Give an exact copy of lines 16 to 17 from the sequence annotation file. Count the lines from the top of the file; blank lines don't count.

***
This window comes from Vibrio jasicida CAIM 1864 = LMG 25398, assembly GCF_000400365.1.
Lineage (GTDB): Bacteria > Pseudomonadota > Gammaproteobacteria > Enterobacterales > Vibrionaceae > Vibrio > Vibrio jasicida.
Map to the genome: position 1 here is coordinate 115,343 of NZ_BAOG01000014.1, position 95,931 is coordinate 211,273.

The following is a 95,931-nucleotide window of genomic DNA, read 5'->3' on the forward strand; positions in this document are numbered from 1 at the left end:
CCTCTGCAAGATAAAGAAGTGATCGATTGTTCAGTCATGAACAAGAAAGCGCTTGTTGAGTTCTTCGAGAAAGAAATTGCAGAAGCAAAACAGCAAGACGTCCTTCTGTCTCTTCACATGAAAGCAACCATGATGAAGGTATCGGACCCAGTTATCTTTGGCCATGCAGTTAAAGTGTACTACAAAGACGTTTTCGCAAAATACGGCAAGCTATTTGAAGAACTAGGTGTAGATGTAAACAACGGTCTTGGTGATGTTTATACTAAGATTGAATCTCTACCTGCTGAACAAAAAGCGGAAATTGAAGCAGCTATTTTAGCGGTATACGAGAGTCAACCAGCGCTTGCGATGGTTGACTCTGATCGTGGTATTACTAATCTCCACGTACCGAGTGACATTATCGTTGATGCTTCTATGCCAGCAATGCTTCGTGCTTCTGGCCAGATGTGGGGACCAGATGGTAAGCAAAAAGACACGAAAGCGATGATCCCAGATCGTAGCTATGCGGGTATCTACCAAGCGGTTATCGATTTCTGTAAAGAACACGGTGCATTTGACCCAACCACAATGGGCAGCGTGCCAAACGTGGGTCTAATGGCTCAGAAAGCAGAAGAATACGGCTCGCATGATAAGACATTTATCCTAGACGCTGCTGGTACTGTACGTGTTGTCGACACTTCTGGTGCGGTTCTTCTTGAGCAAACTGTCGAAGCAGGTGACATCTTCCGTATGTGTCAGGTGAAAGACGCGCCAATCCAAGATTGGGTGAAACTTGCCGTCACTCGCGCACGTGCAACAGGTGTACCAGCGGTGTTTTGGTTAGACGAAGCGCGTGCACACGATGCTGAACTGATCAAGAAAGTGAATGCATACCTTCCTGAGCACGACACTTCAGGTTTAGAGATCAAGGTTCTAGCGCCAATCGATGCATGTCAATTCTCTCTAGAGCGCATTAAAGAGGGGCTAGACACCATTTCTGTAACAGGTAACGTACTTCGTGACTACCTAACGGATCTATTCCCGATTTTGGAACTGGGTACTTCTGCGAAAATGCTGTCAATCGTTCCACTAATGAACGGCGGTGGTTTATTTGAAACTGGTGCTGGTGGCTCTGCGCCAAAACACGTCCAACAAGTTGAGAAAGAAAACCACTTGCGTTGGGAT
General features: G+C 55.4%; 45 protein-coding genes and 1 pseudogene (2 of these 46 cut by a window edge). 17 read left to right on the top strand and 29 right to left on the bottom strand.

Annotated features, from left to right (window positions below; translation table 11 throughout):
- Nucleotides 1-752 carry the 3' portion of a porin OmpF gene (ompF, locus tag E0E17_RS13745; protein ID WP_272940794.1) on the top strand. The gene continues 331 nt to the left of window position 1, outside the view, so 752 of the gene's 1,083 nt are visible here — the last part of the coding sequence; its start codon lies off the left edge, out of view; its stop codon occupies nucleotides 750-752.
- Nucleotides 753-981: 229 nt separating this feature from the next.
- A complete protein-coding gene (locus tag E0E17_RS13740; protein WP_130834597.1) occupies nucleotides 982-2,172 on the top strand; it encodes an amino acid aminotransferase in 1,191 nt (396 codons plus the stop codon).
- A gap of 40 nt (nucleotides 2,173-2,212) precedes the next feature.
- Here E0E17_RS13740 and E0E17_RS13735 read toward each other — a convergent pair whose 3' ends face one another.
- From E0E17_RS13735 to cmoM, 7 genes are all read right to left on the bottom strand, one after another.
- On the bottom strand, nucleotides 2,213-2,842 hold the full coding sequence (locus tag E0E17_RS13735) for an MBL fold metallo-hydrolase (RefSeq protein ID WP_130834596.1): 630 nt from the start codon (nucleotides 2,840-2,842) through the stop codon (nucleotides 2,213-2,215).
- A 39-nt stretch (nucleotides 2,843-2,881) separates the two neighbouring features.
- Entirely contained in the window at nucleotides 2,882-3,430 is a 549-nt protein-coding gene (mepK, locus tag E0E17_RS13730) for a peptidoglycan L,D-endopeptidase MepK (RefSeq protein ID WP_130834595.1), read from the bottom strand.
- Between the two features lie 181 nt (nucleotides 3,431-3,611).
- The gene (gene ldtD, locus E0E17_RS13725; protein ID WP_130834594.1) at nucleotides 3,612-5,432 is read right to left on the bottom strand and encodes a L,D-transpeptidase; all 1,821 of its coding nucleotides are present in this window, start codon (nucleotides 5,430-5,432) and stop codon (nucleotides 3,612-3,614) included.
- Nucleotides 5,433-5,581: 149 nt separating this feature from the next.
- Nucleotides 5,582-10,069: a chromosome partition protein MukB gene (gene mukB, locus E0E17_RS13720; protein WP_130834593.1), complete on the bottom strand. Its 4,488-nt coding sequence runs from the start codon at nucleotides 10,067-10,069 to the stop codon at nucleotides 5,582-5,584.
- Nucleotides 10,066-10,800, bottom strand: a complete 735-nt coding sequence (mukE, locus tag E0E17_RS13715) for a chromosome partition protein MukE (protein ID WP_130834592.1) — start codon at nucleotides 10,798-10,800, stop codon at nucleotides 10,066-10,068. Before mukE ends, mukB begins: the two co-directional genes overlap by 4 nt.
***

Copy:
- Entirely contained in the window at nucleotides 2,882-3,430 is a 549-nt protein-coding gene (mepK, locus tag E0E17_RS13730) for a peptidoglycan L,D-endopeptidase MepK (RefSeq protein ID WP_130834595.1), read from the bottom strand.
- Between the two features lie 181 nt (nucleotides 3,431-3,611).